The Royal National Theatre in London, commonly known as the National Theatre (NT), is one of the United Kingdom's three most prominent publicly funded performing arts venues, alongside the Royal Shakespeare Company and the Royal Opera House. Internationally, it is known as the National Theatre of Great Britain.
The Gielgud Theatre is a West End theatre, located on Shaftesbury Avenue in the City of Westminster, London, at the corner of Rupert Street. The house currently has 986 seats on three levels.
Samantha Bond is an English actress, perhaps best known for playing Miss Moneypenny in four James Bond films during the series' Pierce Brosnan years, and for her role on Downton Abbey as the wealthy widow Lady Rosamund Painswick, sister of Robert Crawley, the Earl of Grantham. She is also well-known for originating the role of "Miz Liz" Probert in the Rumpole of the Bailey series. Bond is a member of the Royal Shakespeare Company.
Michael Vivian Fyfe Pennington is a British actor, director and writer. Together with director Michael Bogdanov, he founded the English Shakespeare Company in 1986 and was its Joint Artistic Director until 1992. He has written ten books, directed in the UK, US, Romania and Japan, and is an Honorary Associate Artist of the Royal Shakespeare Company.
John Wood, was an English actor noted for his performances in Shakespeare and for his long association with Tom Stoppard.
The Duchess Theatre is a West End theatre in the City of Westminster, London, located in Catherine Street near Aldwych.
Forbes Masson is a Scottish actor and writer. He is an Associate Artist with the Royal Shakespeare Company. He is best known for his roles in classical theatre, musicals. comedies and appearances in London's West End. He is also known for his comedy partnership with Alan Cumming. Masson and Cumming wrote The High Life, a Scottish situation comedy in which they play the lead characters, Steve McCracken and Sebastian Flight. Characters McCracken and Flight were heavily based on Victor and Barry, famous Scottish comedy alter-egos of Masson and Cumming.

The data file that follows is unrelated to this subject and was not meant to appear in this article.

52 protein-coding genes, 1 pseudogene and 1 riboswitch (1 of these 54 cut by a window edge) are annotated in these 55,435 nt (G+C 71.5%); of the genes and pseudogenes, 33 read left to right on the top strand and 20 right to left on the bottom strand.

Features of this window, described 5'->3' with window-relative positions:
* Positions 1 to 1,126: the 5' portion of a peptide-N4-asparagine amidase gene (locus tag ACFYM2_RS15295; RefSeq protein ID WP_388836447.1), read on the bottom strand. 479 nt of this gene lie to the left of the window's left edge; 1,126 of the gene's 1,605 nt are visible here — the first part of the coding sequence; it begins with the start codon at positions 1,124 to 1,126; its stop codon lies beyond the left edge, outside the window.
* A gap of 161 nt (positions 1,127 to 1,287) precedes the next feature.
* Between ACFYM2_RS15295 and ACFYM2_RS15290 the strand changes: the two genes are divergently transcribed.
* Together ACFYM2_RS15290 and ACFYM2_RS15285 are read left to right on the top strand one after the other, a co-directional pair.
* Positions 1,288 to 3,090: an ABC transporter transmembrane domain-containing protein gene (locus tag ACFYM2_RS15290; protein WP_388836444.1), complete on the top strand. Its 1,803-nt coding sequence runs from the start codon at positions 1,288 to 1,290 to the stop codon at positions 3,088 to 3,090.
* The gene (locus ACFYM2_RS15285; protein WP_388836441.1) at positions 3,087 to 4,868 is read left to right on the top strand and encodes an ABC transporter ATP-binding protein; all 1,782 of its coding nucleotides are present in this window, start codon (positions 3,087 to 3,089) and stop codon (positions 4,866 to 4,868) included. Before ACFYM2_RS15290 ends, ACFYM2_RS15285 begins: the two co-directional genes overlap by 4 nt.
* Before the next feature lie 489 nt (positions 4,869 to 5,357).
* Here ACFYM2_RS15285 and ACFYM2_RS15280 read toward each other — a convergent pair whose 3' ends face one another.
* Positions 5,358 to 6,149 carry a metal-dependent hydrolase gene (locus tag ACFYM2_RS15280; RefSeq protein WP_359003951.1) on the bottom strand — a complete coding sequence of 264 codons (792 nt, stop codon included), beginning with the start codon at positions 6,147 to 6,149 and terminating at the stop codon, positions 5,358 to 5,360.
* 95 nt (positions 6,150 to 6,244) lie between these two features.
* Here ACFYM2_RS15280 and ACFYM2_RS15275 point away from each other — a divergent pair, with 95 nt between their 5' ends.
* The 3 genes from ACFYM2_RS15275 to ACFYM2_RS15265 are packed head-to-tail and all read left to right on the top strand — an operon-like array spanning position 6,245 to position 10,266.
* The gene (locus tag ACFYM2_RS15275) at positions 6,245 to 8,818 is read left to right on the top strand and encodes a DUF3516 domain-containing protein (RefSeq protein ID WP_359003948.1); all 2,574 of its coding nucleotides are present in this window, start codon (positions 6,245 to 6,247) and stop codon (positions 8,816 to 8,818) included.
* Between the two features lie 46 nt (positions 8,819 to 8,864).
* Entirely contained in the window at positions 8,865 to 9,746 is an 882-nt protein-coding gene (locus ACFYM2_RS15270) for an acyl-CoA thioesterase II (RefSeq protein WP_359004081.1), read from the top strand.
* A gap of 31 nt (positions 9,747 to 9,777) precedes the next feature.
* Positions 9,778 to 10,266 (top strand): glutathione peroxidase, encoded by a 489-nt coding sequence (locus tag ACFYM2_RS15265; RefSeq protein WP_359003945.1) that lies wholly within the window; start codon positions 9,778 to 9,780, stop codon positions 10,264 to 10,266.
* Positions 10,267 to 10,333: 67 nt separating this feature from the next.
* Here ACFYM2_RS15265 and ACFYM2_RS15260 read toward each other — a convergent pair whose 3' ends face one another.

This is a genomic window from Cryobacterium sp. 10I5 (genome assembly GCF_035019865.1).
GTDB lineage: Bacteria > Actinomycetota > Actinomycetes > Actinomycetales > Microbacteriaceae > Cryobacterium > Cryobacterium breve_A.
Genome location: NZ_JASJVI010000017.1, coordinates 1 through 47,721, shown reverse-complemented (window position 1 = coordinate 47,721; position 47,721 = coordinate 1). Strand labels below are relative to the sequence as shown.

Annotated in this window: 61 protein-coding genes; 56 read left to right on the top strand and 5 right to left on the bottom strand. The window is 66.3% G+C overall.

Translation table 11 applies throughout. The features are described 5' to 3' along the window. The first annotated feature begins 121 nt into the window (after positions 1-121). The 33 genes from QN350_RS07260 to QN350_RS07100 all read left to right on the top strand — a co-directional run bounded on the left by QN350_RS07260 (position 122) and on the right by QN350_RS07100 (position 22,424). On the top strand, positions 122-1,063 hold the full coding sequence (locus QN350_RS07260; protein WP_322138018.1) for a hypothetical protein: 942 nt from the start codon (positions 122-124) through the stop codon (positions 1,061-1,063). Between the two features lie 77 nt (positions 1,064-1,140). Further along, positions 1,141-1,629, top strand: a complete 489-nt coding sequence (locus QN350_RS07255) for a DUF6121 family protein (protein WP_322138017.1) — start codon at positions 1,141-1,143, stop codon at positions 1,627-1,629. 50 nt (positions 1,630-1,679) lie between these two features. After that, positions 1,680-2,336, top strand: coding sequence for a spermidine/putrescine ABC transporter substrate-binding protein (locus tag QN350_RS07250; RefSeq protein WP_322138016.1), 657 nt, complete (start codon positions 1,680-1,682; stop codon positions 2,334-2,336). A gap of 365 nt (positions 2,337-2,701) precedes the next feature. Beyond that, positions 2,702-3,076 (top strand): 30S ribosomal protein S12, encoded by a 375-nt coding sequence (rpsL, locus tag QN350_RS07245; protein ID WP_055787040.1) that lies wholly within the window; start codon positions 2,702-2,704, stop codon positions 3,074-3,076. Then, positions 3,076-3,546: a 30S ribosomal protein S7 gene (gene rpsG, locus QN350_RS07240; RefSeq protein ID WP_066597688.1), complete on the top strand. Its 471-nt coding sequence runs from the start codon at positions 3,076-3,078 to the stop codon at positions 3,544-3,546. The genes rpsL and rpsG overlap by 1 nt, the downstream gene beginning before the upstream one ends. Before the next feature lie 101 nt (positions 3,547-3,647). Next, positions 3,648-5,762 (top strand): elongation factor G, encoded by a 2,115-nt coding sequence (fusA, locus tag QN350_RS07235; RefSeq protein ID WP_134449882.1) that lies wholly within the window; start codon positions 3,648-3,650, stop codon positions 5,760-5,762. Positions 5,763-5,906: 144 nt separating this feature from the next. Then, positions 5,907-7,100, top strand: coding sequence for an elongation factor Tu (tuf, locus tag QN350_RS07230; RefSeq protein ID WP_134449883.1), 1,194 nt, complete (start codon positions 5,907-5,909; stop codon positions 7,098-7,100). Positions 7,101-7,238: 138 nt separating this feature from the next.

Lynn Farleigh is an English actress of stage and screen.
Kevin Gerard Wallace is a theatre producer.
Alan MacKenzie Howard, CBE was an English actor. He was a member of the Royal Shakespeare Company from 1966 to 1983, and played leading roles at the Royal National Theatre between 1992 and 2000.
Jack O'Brien is an American director, producer, writer and lyricist. He served as the Artistic Director of the Old Globe Theatre in San Diego, California from 1981 through the end of 2007.
David Hugh Jones was an English stage, television and film director.
Theatre of United Kingdom plays an important part in British culture, and the countries that constitute the UK have had a vibrant tradition of theatre since the Renaissance with roots going back to the Roman occupation.
William Dudley RDI is a British theatre designer.
Alex Gaumond is a Canadian actor, singer and songwriter known mainly for his involvement in West End theatre.
Top Hat the Musical is a 2011 stage musical based on the 1935 film of the same name, featuring music and lyrics by Irving Berlin with additional orchestration by Chris Walker. The show opened on 16 August 2011 at the Milton Keynes Theatre, touring the United Kingdom before transferring to the Aldwych Theatre in London's West End. Top Hat won multiple 2013 Laurence Olivier Awards after receiving seven nominations. The musical closed in London on 26 October 2013, with a UK and Ireland tour commencing in August 2014.
Stephen Ward is a musical with a book and lyrics by Don Black and Christopher Hampton, with music by Andrew Lloyd Webber. Based on the real life events behind the 1963 Profumo Affair, the musical made its West End and world premiere at London's Aldwych Theatre in 2013.